Upton exercised his right to block the deal, via a partial-no trade clause in the contract given to him by Towers and the Diamondbacks. Towers instead traded Upton to Atlanta for a return that appears nowhere near what he would've gotten from Seattle.
Some players will make it easy on their teams, making it very clear that they will accept a trade to a contending team. This was the case when Carlos Beltran was sent to the Giants in July 2011.
In the case of Brian Giles, however, he vetoed a deal that would've sent him from the last-place Padres to the second-place Red Sox in August 2008. Instead of gaining 22 games in the standings and a shot at the playoffs—Boston did make the playoffs as the Wild Card—he stayed with his hometown team for the remainder of the season.
While the move was questioned at the time, Giles later revealed his reasoning behind the decision, which had to do with a possible decrease in his playing time and a strong belief that he would be traded again in the offseason after he lost his 10/5 rights by going to Boston.
Early the following season, the Padres tried to trade Jake Peavy to the White Sox less than two years after signing him to a long-term contract extension that included a full no-trade clause. He vetoed the deal with the White Sox, saying that San Diego was the best place for he and his family.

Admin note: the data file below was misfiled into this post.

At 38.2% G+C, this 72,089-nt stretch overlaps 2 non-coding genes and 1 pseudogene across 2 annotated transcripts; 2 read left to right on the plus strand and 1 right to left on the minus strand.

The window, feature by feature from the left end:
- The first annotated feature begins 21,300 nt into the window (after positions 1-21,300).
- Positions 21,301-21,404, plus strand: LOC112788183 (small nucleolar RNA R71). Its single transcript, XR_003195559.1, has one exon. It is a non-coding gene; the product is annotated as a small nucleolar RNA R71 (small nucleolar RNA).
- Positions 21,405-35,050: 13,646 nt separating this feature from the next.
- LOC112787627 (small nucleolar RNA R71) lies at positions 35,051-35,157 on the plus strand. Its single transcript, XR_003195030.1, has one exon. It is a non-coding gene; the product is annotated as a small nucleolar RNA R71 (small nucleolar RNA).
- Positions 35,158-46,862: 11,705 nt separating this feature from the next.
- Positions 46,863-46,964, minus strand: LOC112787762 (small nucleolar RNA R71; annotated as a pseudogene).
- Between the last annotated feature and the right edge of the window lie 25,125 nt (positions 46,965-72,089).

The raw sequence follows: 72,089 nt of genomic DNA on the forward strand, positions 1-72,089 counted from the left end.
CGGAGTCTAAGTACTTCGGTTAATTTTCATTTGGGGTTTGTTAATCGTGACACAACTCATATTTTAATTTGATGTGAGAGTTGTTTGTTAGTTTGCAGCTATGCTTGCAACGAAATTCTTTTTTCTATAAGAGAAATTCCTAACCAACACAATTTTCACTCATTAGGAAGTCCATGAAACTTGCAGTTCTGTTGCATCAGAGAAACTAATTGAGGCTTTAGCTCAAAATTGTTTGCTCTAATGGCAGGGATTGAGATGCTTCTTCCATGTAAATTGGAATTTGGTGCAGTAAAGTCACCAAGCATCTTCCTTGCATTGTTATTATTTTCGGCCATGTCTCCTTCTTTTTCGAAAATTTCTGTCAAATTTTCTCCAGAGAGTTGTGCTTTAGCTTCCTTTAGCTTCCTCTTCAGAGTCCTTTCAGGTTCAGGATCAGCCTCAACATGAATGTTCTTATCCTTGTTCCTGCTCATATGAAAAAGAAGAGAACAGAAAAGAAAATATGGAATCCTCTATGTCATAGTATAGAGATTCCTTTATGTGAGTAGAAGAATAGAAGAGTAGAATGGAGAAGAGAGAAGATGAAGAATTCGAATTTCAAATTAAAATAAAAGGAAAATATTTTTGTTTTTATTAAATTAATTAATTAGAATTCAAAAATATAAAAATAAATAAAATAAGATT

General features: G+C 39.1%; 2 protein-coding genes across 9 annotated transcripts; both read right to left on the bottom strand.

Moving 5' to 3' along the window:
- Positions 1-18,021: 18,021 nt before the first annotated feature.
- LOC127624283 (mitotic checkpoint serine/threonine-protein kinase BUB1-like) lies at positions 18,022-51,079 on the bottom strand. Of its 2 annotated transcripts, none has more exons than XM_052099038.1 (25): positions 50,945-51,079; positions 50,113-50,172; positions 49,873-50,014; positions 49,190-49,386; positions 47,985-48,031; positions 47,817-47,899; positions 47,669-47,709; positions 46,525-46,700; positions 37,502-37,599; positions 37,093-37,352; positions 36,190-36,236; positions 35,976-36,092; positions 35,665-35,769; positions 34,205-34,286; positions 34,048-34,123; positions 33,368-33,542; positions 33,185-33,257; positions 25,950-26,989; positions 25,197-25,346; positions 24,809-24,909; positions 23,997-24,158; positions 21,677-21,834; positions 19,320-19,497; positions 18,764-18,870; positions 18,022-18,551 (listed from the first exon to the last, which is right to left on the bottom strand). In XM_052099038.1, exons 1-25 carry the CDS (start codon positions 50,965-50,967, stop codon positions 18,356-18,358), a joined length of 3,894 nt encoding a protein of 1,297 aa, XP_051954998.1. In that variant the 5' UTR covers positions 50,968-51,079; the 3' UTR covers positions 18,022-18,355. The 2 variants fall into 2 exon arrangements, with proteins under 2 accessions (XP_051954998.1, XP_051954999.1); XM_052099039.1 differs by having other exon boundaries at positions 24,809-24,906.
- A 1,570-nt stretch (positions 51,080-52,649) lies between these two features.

A little more than two months later, the same deal was presented to Peavy and this time he was ready to move on from a team that was obviously trying to trade him. Peavy accepted the deal, saying he wanted to play for a team where he knew he was wanted.
Prior to the 2010 season, Blue Jays ace Roy Halladay (pictured) used his no-trade clause as leverage by only accepting a deal to the Phillies after being given a three-year, $60 million contract extension. Johan Santana did the same, agreeing to a six-year, $137.5 million extension before accepting a trade that sent him from the Twins to the Mets prior to the 2008 season.
Several players who could potentially be dealt before the July 31st deadline, in addition to Soriano, have at least partial no-trade clauses. White Sox outfielder Alex Rios can block trades to the Diamondbacks, Rockies, Astros, Royals, A's and Yankees. Giants pitcher Tim Lincecum can block trades to eight teams. Brewers pitcher Yovani Gallardo can block trades to 10 teams. Several Phillies players, including Cliff Lee and Chase Utley, can block trades to 21 different teams.
What is the duplicate article?
Why is this article offensive?
Where is this article plagiarized from?
Why is this article poorly edited?